The project design is also built around a recognition of the field's chronic funding constraints (which we hope this project will eventually help to alleviate by putting together a more comprehensive and, therefore, compelling case for supporting the field's efforts). Our approach uses a very low-cost project design with a highly diversified array of funding options, including both "fee-for-service" options and appeals for philanthropic core support.
Some support for the project comes from the sale of competitively-priced Beyond Intractability services and online publications designed to increase the effectiveness the field's many independently-funded research, practice, and teaching projects.
Still, this support is not enough to assure continued operation of the system. We also need modest amounts of core support funding to provide the steady funding stream needed to weather the ups and downs associated with the above funding options. More specifically, we need enough core support funding to be able to: 1) maintain the computer system and ensure that it can meet demand; 2) Update and add to the articles in the Knowledge Base and 3) administer the overall effort. At this point, our immediate goal is to raise $50,000 to fund these activities for the next year.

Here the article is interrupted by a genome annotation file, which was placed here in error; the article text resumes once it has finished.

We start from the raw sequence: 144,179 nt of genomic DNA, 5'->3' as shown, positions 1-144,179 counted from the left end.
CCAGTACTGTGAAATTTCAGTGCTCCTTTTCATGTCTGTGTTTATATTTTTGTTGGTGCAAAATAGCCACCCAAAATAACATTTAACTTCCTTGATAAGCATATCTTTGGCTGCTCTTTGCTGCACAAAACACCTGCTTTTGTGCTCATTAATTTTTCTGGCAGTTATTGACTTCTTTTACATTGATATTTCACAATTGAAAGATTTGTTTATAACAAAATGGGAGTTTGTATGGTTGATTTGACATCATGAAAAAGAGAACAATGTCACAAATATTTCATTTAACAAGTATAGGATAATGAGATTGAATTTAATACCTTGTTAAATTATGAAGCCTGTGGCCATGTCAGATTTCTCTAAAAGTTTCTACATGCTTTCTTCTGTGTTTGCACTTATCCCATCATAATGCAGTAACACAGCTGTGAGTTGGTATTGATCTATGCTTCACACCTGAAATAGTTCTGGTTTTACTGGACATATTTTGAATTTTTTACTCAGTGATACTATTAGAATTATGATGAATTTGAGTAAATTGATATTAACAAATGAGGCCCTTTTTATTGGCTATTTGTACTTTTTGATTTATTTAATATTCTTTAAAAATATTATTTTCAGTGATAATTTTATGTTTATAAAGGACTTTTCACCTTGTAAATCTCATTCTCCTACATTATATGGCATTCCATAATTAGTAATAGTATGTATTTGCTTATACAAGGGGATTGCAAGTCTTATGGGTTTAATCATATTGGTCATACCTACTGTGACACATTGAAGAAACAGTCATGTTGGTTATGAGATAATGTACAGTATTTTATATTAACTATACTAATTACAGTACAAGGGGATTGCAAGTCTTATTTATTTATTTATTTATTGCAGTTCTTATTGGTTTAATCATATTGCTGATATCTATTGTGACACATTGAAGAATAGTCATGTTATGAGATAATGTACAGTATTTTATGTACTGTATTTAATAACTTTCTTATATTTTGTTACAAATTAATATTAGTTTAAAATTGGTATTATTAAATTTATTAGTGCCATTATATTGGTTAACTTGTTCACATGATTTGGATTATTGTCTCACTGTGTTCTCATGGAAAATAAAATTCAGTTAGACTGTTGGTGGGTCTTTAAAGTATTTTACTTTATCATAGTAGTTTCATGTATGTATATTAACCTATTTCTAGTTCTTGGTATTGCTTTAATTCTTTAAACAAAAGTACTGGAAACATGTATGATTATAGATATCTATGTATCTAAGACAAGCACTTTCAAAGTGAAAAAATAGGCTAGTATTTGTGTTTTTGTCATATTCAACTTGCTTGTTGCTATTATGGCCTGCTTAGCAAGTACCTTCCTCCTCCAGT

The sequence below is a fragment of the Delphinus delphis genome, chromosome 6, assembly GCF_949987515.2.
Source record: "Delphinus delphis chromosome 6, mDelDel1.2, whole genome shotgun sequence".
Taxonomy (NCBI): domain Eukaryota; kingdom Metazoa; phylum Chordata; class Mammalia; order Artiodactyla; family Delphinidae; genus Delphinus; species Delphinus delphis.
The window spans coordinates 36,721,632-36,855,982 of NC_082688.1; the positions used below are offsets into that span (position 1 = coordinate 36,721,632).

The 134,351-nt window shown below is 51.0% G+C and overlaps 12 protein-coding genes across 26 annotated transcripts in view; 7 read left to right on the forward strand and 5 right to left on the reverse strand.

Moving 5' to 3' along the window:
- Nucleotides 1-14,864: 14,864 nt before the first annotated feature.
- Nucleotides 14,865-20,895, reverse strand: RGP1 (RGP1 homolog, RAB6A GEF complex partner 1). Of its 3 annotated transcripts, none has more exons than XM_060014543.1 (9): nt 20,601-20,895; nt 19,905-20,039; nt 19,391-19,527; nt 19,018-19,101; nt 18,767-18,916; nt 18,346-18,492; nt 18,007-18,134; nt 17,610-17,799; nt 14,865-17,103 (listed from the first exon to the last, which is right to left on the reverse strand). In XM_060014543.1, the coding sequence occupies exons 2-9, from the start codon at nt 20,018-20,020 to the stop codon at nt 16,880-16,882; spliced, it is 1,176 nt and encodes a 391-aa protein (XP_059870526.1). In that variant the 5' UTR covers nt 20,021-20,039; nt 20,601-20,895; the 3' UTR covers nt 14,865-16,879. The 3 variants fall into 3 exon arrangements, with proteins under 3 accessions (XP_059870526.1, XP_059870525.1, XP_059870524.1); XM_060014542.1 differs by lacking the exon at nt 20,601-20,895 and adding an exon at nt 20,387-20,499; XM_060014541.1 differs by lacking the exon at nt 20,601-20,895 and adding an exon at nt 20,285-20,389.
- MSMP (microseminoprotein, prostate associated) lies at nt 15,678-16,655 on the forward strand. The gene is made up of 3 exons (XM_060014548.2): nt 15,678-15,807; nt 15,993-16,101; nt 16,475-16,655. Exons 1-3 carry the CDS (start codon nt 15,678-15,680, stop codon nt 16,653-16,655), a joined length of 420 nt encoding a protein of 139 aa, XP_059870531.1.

Contact Beyond Intractability for more information about the services that we can provide in return for your support. You can also donate online through our account at the University of Colorado Foundation.